Target Corp. plans to set a new starting wage range of $15 to $24 per hour as part of an up to $300 million employee pay and benefits package in 2022.
Minneapolis-based Target said Monday that the updated wage level will apply to hourly associates working in stores, supply chain facilities and headquarters locations. Workers’ exact starting wage will be based on the job and the local area, with market-level wages set according to industry benchmarking, local wage data and other factors, according to the company.
The wage boost continues an uptick in Target’s minimum wage that began about five years ago. In September 2017, the retailer said it would raise its minimum hourly pay to $11 the following month and then to $15 an hour by the end of 2020. At the time, Target’s starting hourly wage was $10 per hour, a level implemented in May 2016. Target ended up enacting the $15 starting hourly wage in July 2020, earlier than initially announced.
Target noted that its latest pay hike will position the company as a wage leader in every market where it operates. The chain has about 1,925 stores in all 50 states and the District of Columbia.
“Our team is at the heart of our strategy and success, and their energy and resilience keep us at the forefront of meeting the changing needs of our guests year after year. We continuously listen to our team members to understand what’s most important to them, then use the feedback to make investments that meet their needs across different career and life stages,” Target Chief Human Resources Officer Melissa Kremer said in a statement. “We want all team members to be better off for working at Target, and years of investments in our culture of care, meaningful pay, expanded health care benefits and opportunities for growth have been essential to helping our team members build rewarding careers.”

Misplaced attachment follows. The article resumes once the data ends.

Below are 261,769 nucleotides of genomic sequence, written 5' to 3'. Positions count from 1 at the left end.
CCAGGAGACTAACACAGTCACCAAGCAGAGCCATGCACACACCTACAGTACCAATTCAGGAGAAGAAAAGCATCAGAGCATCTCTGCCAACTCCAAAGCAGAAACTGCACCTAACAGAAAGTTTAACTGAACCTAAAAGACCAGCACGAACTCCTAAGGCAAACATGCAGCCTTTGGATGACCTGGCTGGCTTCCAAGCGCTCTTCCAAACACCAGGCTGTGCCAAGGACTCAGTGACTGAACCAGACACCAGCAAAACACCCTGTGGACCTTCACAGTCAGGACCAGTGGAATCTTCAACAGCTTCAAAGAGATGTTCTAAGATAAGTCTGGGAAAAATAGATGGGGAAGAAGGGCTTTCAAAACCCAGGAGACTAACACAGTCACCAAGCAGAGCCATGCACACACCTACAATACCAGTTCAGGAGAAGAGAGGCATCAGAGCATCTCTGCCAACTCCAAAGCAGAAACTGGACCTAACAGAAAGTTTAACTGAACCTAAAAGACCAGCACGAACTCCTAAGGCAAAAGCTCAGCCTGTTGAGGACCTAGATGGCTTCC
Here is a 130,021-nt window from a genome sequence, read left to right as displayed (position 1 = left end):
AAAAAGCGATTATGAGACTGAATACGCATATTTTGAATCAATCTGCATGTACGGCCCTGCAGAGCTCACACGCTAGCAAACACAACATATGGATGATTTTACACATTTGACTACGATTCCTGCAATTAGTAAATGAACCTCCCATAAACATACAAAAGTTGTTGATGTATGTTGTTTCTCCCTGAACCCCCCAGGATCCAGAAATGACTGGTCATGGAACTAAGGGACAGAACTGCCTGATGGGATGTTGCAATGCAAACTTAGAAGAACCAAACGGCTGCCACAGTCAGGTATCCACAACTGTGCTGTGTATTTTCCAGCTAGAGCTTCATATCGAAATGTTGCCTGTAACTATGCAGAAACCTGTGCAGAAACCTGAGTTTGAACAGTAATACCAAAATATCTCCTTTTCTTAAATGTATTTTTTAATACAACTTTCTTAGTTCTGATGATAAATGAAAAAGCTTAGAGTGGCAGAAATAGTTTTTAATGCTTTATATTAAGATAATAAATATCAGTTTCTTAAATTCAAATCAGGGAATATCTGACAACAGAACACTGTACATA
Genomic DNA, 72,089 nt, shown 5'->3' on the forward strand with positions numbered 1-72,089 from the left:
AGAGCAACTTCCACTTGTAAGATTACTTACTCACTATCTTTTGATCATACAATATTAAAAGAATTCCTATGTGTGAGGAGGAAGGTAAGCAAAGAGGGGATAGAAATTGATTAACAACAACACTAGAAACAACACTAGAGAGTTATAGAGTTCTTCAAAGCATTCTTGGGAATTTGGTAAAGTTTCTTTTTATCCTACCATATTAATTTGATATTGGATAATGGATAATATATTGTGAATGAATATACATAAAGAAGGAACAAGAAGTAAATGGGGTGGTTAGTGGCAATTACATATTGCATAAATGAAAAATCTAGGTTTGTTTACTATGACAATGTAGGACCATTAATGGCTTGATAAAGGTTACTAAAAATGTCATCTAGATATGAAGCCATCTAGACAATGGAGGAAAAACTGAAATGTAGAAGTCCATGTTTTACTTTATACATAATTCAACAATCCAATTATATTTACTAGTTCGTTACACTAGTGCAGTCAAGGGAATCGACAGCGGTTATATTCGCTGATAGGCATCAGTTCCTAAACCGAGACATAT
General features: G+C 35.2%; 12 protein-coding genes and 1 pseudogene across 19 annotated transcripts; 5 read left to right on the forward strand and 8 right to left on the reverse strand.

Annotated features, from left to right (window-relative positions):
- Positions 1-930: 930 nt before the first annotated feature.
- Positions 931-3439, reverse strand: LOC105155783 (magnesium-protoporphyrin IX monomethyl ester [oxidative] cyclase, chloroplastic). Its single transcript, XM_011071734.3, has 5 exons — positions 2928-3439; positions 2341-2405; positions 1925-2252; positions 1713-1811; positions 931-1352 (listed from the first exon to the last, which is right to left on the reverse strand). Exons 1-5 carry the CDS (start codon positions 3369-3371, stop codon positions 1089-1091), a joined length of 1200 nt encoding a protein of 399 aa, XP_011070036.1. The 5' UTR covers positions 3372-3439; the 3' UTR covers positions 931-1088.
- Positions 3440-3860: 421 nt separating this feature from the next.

On the benefits side, starting in April, Target also will expand and expedite access to health care coverage for hourly workers and provide enhanced benefits.
The company said another 20% of associates now will become eligible for comprehensive health care benefits. Those working a minimum average of 25 hours a week will be able to enroll in a Target medical plan, down from the previous requirement of 30 hours per week. In addition, the waiting period for hourly staff to enroll in the health plan will be cut by three to nine months, depending on the position.
New benefits include free virtual physical therapy, enhanced fertility benefits, acupuncture coverage and other new wellness offerings as part of most Target health plans. Associates also will gain faster access to 401k plans.
Target said the latest pay and benefits package will help further its “Target Forward” environmental, social and governance (ESG) strategy announced last June. The company added that, over the past five years, it has invested a debt-free education assistance program with access to over 40 schools and 250-plus business-aligned programs; health and wellness benefits such as virtual doctor visits and mental health counseling, as well as related online resources; family services such as adoption and surrogacy reimbursement and paid family leave; more stable schedules and one-on-one meetings with team leaders to accommodate associates’ desired hours; and ongoing COVID-19 benefits, including providing free backup care for all associates, paid leave and pay incentives for vaccines.
The United States hasn’t raised the $7.25-per-hour federal minimum wage since 2009. As of Jan. 1, 30 states and the District of Columbia had laws setting the minimum wage above $7.25, according to the U.S. Department of Labor.